Mia Farrow is a Catholic, although not necessarily a practicing congregant. When Roman Polanski knew Farrow, at which time she began dating Peter Sellers, Farrow shared Sellers' immense interest in all sorts of New Age spiritual trends.
Along with the Beatles, Mia Farrow was one of the most famous adherents of Transcendental Meditation.
From: Roman Polanski, Roman by Polanski, William Morrow and Company: New York City (1984), pages 286-287:
It was through us that [Peter Sellers] met Mia Farrow--a true soulmate if ever there was one. Like her, Peter was heavily into the whole range of crackpot folklore that flourished in the 1960's, from UFOs through astorlogy to extrasensory perception. They both liked dressing up as rich hippies, complete with beads, chunky costume jewelry, and Indian cotton caftans.
Lovable though he was in many ways, Peter's idiosyncrasies could be a drag. Just as, on the set, he would walk off if anyone appeared wearing purple, an "unlucky" color, so he would walk out of restaurants if he picked up "bad vibes." To my embarrassment, this often happened at The Luau. I grew to dread the moment when, after ordering, Peter would whisper, "Ro, I can't stand it . . . bad vibes in here . . . let's go somewhere else."
From: Roman Polanski, Roman by Polanski, pages 291-292:
It was around this time that Mia [Farrow] and Peter Sellers started their romance, and the four of us [Farrow, Sellers, plus Roman Polanski and Sharon Tate] saw a lot of each other. We spent one weekend at Joshua Tree, a spectacular stretch of desert near Palm Springs. Because of its reputation for UFO sightings, it was much in vogue. After smoking some grass one evening, Mia and Peter wandered off into the desert, hand in hand. I picked up a stick and tiptoed after them.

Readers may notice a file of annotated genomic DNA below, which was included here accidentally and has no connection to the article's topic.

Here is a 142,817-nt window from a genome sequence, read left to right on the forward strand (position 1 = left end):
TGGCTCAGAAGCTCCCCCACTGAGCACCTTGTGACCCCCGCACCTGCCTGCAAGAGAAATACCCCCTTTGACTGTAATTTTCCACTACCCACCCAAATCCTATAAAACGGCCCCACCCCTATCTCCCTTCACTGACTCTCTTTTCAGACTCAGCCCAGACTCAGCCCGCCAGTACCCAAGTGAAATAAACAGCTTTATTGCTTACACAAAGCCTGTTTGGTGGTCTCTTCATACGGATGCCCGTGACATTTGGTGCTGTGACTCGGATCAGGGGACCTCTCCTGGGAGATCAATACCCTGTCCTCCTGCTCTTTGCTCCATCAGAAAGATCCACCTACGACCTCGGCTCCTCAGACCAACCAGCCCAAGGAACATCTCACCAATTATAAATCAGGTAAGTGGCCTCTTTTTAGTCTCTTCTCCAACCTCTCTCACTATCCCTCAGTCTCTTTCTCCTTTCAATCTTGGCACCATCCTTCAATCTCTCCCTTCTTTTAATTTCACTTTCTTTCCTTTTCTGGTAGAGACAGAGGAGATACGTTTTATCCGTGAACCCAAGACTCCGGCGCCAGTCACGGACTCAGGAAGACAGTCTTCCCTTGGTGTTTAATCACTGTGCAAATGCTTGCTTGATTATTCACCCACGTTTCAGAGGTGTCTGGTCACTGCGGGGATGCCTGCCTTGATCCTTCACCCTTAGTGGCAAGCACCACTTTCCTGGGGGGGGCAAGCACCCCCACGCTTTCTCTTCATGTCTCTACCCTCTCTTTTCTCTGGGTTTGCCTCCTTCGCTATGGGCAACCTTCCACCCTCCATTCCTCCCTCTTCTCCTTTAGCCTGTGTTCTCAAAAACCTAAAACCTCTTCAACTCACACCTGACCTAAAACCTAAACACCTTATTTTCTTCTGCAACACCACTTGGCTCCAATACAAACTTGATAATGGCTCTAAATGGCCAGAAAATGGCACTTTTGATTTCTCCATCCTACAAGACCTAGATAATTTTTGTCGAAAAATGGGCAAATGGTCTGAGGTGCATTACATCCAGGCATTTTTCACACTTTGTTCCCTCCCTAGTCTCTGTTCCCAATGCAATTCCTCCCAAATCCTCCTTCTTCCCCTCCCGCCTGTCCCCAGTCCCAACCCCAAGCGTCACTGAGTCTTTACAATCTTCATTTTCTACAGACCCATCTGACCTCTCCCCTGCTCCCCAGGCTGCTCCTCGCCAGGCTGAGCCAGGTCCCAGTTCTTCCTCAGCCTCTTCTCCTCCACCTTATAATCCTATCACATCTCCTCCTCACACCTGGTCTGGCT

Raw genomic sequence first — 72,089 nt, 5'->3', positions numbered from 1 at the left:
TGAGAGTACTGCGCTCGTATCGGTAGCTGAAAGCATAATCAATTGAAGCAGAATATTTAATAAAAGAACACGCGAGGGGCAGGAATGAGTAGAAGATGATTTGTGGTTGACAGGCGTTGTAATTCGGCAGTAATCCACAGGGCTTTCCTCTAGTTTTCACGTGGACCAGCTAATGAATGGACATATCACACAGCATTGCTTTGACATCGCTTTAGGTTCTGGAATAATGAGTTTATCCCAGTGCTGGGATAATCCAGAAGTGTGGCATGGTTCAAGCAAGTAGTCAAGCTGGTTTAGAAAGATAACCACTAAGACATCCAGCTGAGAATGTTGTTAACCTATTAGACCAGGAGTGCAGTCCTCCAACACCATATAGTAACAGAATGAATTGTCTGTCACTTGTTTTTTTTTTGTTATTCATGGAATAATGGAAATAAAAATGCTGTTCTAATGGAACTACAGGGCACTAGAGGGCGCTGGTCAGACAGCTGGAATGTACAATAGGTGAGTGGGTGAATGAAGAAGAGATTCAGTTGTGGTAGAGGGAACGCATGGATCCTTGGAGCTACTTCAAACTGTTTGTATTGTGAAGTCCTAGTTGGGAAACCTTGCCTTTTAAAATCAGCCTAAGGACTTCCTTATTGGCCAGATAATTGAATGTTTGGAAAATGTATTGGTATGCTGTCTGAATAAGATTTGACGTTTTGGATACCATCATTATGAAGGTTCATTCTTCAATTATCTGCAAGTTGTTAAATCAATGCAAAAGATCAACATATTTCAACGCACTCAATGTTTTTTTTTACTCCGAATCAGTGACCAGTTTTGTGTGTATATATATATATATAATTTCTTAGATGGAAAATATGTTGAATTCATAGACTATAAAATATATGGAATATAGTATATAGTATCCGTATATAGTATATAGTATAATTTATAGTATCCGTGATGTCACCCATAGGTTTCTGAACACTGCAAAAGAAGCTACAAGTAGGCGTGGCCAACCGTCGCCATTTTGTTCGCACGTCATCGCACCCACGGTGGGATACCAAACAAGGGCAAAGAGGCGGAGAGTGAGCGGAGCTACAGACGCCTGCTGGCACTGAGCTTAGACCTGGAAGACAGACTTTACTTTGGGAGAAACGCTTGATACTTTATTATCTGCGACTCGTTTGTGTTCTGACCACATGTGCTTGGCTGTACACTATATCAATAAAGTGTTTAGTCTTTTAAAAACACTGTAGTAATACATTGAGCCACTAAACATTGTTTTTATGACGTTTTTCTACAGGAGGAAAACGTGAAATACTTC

They were deeply engrossed in a mystical dialogue about the stars, the infinite, and the likelihood of extraterrestrial life. I decided to enrich their experience and threw my stick high in the air so it landed at their feet--a real-life manifestation of the inexplicable.
"Did you hear that?" I hear Peter whisper in awe.
"What was it?" Mia whispered back.
"I don't know, but it was fantastic. Fantastic!"
At this point they found the stick that testified to the presence of the supernatural in a treeless, uninhabited desert.
"We've got to tell Roman and Sharon," Peter said. "They'll never believe this."
I scurried on ahead through the darkness, back to the motel where were were staying, and got there just in time to fill Sharon in. When they arrived, panting, at our door, we both expressed suitable wonder.
At the time of the premiere of Rosemary's Baby, from: Roman by Polanski, page 294:
As for Peter and Mia, they were in the heyday of their Indian period, all beads and chains and billowing muslin.
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